As already presented, this research consisted of evaluating the performance of the Mindray BC6000 hematology analyzer for the automated counting of erythroblasts when compared to the manual counting on a slide (gold standard). In this sense, the results obtained with the analyzed automated methodology proved to be capable of accurately counting erythroblasts and were thus validated for use in the routine of the clinical analysis laboratory that supported the research. Thus ensuring precision in the results and more safety and speed in the release of blood count reports.

These data corroborate other studies in the literature that compare the count of erythroblasts in peripheral blood using non-automated and automated methodologies, and which also showed no statistical difference between these methodologies(3,5,9,10-12,14,16).

It is known, however, that there is today on the market a large number of automated hematology analyzers available for routine use in clinical analysis laboratories, however, each using a variety of technologies for the analysis of peripheral blood samples. This fact, however, requires that each laboratory, before placing one of these devices in its diagnostic routine, has to perform their previous validation(1,3-7,14,16-18).

TAN, NAVA and GEORGE16 in their studies on the capacity of the Cell-Dyn Sapphire (Abbott®) and UniCel DxH 800 (Beckman Coulter) hematological equipment to count and differentiate erythroblasts from other cell types, for example, showed that the Cell- Dyn Sapphire (Abbott®) showed 93.5% sensitivity for counting erythroblasts, while the UniCel DxH 800 equipment (Beckman Coulter) had 73.0% specificity for the same count, when compared to the gold standard methodology (manual). Thus suggesting that erythroblast counting using equipment that uses methodologies similar to the Cell-Dyn Sapphire (Abbott®), such as BC6000 (Mindray®), have greater sensitivity for counting these cells.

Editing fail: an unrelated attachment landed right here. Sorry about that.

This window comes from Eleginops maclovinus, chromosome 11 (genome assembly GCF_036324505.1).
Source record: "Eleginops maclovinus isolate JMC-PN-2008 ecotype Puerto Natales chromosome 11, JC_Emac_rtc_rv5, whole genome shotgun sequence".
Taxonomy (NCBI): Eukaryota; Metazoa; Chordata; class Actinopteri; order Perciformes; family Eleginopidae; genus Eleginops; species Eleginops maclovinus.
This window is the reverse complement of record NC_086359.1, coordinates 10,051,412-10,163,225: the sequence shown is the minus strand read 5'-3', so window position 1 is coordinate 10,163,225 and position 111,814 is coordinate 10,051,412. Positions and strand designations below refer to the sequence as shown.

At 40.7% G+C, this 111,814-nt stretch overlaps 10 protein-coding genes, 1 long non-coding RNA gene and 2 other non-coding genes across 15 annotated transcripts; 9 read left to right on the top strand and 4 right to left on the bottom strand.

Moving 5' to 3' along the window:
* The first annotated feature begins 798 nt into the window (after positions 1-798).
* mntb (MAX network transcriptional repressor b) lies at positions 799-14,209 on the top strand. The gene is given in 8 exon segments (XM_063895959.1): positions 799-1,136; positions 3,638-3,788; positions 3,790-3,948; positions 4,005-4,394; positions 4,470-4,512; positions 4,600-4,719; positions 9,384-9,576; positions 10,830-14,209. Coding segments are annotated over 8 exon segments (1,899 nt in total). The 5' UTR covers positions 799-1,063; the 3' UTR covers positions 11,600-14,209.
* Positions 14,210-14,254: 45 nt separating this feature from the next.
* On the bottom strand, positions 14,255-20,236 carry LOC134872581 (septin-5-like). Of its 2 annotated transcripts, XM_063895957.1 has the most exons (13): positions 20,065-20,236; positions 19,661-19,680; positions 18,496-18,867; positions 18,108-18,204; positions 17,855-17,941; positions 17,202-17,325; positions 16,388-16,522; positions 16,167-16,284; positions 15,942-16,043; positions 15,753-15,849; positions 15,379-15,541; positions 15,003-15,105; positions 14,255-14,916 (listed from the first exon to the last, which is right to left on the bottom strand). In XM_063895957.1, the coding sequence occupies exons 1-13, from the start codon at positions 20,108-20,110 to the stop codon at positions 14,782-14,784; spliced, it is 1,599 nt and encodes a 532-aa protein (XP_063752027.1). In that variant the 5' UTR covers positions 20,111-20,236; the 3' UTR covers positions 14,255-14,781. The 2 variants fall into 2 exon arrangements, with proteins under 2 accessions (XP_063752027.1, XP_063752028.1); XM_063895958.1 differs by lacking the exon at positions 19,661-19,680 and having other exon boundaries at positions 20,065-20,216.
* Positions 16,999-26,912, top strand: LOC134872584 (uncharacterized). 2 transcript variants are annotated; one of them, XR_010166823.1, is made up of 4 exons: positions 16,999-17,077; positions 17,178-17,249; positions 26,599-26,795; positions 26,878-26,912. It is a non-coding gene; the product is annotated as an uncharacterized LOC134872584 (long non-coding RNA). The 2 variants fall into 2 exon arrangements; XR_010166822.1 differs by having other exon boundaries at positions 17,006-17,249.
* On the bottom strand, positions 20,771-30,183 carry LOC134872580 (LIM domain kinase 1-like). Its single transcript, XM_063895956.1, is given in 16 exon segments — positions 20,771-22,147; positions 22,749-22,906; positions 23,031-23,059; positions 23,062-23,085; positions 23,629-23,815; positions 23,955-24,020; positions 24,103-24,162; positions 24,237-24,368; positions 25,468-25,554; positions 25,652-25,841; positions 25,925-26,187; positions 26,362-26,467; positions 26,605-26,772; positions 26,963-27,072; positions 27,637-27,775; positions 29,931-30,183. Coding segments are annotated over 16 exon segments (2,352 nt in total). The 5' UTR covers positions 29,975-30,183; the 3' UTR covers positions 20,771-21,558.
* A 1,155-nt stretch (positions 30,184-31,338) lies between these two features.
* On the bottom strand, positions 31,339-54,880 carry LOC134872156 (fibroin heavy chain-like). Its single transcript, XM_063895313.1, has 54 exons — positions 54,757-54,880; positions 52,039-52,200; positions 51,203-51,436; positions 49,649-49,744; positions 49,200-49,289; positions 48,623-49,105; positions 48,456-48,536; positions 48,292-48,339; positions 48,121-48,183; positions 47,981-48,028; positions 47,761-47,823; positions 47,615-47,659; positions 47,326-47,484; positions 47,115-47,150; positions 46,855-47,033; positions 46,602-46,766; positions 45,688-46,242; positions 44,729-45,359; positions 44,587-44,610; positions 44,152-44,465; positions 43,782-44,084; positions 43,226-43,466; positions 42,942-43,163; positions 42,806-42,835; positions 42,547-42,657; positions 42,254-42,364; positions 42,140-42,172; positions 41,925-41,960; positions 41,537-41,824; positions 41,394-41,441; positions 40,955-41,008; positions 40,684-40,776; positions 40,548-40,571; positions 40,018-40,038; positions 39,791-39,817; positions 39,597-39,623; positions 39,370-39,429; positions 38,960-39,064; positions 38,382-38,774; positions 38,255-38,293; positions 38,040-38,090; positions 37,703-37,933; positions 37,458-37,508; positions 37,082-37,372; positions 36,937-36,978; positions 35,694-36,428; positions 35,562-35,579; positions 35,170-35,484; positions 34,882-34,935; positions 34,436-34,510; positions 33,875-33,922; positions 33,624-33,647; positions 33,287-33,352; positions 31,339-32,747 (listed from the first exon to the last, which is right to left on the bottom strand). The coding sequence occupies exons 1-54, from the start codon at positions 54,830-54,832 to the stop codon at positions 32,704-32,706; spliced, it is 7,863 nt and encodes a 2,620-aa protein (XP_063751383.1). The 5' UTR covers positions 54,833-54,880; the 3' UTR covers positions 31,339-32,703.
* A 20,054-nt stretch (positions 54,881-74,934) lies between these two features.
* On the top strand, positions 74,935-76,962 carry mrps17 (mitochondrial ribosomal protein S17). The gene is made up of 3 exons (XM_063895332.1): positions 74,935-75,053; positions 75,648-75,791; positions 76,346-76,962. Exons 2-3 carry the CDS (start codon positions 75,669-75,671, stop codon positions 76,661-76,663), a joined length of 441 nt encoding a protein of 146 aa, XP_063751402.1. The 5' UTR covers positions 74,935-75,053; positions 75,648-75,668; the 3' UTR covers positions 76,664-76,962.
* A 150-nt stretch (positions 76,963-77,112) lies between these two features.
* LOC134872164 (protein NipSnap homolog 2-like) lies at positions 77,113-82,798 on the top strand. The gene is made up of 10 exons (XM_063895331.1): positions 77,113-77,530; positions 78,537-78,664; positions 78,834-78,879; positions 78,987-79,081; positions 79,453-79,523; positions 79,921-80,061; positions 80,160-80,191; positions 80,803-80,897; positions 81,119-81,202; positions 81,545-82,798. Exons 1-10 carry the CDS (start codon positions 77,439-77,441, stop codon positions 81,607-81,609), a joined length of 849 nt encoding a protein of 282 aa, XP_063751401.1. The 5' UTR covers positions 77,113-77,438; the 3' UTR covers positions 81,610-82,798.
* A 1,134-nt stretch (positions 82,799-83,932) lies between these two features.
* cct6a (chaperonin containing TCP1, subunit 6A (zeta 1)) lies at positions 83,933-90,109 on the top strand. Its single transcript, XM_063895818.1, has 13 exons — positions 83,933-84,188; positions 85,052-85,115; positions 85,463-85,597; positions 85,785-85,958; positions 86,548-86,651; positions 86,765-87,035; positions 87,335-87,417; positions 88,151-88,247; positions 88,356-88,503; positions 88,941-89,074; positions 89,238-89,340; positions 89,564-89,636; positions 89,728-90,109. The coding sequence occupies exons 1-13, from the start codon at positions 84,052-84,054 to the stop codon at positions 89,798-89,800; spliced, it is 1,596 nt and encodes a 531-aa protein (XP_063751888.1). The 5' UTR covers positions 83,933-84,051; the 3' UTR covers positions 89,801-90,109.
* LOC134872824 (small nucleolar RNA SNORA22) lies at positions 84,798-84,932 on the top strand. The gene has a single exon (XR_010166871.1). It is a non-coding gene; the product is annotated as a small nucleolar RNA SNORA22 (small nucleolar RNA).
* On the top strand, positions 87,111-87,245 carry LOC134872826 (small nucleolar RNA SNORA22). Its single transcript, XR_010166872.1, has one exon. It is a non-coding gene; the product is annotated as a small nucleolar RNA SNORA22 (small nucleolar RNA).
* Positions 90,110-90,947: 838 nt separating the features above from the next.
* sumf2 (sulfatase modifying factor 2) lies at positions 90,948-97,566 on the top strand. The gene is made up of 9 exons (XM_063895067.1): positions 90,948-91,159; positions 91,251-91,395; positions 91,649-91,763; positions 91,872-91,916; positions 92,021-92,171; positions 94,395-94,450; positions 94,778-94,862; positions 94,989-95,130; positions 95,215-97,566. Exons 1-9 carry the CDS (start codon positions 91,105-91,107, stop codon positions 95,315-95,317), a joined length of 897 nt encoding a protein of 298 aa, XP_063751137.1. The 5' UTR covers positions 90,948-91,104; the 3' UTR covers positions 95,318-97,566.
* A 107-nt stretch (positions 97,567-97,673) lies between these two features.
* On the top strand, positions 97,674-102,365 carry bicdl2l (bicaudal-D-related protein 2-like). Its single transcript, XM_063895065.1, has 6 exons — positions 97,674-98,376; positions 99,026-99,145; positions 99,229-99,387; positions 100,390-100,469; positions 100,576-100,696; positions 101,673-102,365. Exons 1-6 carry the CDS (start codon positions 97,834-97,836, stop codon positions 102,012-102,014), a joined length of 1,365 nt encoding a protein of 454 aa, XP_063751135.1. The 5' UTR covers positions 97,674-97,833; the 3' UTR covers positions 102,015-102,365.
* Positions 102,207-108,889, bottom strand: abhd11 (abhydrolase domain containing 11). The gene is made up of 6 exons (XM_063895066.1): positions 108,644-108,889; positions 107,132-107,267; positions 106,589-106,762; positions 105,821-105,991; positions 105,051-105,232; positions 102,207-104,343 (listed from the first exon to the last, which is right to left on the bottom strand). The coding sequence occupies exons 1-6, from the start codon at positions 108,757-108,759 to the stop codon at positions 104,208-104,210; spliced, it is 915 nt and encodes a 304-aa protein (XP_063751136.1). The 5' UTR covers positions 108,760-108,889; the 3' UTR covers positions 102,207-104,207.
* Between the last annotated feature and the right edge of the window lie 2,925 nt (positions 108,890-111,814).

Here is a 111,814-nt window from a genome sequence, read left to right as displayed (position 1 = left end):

SHEN et al(12) in their studies, in turn, compared automated and manual erythroblast counts in peripheral blood samples from several patients. In this validation, the equipment used for this counting of erythroblasts was the Mindray BC6000 and, similar to what was observed in our study, there was no significant difference in the results obtained when compared to the manual counting (p>0.05). These authors then suggest that this equipment has 80.0% sensitivity and 96.9% specificity for counting erythroblasts.

In our studies, however, we also sought to identify whether the graphical plot of the erythroblast count generated by the equipment would be able to differentiate the maturation stages of erythroblasts present in the peripheral blood sample. For this purpose, as already presented, immunophenotyping of erythroblasts from peripheral blood samples was performed by flow cytometry, and subsequent analysis of the plotting graphics of the Mindray BC6000 equipment, where it was observed that, although the equipment reproduces the erythroblast count with precision, the generated graphic projection does not allow to differentiate in which stage of maturation the erythroblasts are. This result, however, has no consequences for the patient, since the maturation stage of erythroblasts in peripheral blood, so far, does not seem to have any implications for its treatment or prognosis.

A similar study carried out by GRIMALD and SCOPACASA(19) with samples from patients who had a hematological disease with the presence of immature cells of the myeloid lineage and erythroblasts acquired in the hematological analyzer CELL-DYN 4000 (Abbott®), which uses similar technology to the equipment Mindray BC6000 also showed similar results in terms of precision for counting erythroblasts and the same difficulty in graphically identifying the stages of maturation of these cells.

Thus, the validation proposed in our study showed that the Mindray BC6000 hematological counter has good analytical performance for counting erythroblasts in peripheral blood. However, the graphics generated by the equipment do not show correlation with the maturation stages of erythroblasts.

Conflicts of Interests: The authors declare they have no competing interests.